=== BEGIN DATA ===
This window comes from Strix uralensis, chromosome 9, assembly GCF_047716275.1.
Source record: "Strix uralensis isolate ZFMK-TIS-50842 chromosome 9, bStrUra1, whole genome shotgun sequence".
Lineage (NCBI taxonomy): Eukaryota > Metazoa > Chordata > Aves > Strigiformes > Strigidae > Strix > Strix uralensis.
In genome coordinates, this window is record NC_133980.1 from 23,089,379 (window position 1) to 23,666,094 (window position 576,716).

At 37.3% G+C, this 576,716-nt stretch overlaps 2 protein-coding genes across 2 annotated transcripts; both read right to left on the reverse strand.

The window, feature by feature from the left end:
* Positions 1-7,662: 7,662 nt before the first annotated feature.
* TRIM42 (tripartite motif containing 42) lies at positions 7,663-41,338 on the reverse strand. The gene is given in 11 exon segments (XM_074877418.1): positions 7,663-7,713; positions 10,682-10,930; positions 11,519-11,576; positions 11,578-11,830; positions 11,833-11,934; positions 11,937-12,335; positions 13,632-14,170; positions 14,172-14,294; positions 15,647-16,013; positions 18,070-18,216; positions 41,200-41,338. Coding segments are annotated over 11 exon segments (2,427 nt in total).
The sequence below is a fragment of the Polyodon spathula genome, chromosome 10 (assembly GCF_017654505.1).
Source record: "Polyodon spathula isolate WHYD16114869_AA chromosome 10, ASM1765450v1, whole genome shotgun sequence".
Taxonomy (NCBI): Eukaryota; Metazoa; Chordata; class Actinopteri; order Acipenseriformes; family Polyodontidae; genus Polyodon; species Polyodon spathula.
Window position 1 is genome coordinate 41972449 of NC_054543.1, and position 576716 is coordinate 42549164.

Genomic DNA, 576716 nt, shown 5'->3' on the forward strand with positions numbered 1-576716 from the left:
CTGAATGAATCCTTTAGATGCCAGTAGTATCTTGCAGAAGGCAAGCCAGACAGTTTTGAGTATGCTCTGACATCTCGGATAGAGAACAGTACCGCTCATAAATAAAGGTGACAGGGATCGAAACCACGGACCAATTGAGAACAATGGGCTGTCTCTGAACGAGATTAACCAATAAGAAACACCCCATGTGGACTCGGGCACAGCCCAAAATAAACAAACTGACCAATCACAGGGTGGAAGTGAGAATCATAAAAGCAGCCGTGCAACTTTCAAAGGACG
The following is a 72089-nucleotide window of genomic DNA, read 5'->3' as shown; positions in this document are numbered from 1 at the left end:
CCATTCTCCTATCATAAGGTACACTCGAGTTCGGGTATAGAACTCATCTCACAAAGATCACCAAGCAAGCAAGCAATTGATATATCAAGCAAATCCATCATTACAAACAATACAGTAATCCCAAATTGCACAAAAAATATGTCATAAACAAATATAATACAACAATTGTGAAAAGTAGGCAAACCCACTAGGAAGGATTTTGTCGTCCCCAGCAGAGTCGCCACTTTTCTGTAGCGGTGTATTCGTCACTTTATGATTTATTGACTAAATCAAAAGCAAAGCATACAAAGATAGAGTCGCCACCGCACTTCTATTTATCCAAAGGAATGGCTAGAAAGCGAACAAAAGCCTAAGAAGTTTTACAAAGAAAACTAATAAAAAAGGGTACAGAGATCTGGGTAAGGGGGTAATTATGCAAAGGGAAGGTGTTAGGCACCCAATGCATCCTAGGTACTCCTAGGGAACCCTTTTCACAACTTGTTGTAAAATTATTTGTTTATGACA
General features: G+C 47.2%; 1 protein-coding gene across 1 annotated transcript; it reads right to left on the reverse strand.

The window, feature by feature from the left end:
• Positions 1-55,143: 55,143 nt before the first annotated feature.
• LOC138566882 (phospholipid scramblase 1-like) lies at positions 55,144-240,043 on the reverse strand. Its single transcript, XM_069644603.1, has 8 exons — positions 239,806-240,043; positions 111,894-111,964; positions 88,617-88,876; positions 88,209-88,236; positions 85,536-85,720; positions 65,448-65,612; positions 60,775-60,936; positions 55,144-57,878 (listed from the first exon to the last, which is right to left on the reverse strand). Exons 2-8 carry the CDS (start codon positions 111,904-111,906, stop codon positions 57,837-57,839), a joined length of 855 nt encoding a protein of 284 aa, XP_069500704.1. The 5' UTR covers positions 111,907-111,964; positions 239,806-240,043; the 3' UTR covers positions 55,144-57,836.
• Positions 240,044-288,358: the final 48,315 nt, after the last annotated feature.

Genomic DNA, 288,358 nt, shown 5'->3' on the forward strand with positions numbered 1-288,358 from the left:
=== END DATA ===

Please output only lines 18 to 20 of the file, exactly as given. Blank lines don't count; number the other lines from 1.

The window, feature by feature from the left end:
• Positions 1-55,143: 55,143 nt before the first annotated feature.
• LOC138566882 (phospholipid scramblase 1-like) lies at positions 55,144-240,043 on the reverse strand. Its single transcript, XM_069644603.1, has 8 exons — positions 239,806-240,043; positions 111,894-111,964; positions 88,617-88,876; positions 88,209-88,236; positions 85,536-85,720; positions 65,448-65,612; positions 60,775-60,936; positions 55,144-57,878 (listed from the first exon to the last, which is right to left on the reverse strand). Exons 2-8 carry the CDS (start codon positions 111,904-111,906, stop codon positions 57,837-57,839), a joined length of 855 nt encoding a protein of 284 aa, XP_069500704.1. The 5' UTR covers positions 111,907-111,964; positions 239,806-240,043; the 3' UTR covers positions 55,144-57,836.